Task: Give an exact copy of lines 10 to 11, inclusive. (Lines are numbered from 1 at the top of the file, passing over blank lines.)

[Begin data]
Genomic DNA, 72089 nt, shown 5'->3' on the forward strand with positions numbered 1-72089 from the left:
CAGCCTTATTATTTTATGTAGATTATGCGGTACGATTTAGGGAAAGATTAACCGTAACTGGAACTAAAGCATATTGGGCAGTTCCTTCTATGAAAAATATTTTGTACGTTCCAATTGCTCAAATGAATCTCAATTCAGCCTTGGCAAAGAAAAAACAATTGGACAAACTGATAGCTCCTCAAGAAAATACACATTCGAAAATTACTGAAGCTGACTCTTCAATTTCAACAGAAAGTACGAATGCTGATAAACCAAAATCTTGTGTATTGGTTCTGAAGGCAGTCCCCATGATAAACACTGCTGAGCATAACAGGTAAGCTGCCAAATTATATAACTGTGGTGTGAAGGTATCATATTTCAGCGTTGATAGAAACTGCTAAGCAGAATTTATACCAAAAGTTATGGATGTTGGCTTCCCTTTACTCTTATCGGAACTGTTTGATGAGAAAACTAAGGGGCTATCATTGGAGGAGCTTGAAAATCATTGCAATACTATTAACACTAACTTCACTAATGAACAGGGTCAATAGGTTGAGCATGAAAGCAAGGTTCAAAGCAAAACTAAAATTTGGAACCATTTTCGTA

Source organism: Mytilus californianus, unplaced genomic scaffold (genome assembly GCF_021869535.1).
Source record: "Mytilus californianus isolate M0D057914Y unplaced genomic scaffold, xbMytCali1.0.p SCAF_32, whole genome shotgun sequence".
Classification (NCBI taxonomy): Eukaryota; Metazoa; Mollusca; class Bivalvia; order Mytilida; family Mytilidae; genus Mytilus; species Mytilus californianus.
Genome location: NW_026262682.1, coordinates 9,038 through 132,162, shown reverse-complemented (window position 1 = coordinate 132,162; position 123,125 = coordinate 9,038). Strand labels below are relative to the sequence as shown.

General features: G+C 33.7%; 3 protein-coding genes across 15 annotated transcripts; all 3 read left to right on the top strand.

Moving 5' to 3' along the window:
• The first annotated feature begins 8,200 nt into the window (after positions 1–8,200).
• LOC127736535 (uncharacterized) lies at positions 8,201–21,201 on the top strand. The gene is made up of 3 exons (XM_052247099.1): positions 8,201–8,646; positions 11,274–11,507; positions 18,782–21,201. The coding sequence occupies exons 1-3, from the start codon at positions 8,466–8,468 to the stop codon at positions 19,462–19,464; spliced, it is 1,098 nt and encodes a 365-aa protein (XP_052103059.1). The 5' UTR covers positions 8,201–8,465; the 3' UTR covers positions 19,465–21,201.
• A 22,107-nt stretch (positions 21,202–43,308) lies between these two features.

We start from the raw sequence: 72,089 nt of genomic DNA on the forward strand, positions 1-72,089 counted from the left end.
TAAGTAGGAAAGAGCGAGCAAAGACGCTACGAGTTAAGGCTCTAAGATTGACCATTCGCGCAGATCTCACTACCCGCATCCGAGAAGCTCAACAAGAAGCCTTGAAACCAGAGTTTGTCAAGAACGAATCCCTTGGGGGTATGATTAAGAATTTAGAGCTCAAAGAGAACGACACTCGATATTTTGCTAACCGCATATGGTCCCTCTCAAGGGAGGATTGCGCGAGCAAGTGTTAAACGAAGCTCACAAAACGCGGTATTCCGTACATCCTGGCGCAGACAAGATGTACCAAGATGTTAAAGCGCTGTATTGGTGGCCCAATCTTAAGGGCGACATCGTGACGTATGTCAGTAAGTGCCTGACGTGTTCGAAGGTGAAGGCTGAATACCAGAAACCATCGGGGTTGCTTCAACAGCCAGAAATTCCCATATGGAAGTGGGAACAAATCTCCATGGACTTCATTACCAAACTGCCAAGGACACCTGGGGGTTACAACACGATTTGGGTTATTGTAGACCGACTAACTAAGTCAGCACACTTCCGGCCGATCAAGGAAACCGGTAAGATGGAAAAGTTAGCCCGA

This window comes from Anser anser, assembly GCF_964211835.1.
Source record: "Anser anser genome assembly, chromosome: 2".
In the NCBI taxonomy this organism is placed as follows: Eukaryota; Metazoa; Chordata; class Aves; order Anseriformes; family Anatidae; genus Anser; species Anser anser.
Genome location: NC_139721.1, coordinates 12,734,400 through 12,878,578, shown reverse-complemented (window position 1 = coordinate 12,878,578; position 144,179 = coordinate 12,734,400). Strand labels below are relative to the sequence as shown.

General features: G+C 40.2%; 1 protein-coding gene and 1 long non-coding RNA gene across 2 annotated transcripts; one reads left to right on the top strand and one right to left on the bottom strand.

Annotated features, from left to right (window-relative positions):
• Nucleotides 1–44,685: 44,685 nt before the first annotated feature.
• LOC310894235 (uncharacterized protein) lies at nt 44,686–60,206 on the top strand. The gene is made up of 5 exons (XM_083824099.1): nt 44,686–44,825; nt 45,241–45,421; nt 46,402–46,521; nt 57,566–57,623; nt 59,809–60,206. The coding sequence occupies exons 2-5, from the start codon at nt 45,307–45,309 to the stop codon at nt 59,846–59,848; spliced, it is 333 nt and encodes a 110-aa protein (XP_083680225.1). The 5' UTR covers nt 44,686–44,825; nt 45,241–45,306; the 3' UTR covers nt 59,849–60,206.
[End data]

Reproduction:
• LOC127736535 (uncharacterized) lies at positions 8,201–21,201 on the top strand. The gene is made up of 3 exons (XM_052247099.1): positions 8,201–8,646; positions 11,274–11,507; positions 18,782–21,201. The coding sequence occupies exons 1-3, from the start codon at positions 8,466–8,468 to the stop codon at positions 19,462–19,464; spliced, it is 1,098 nt and encodes a 365-aa protein (XP_052103059.1). The 5' UTR covers positions 8,201–8,465; the 3' UTR covers positions 19,465–21,201.
• A 22,107-nt stretch (positions 21,202–43,308) lies between these two features.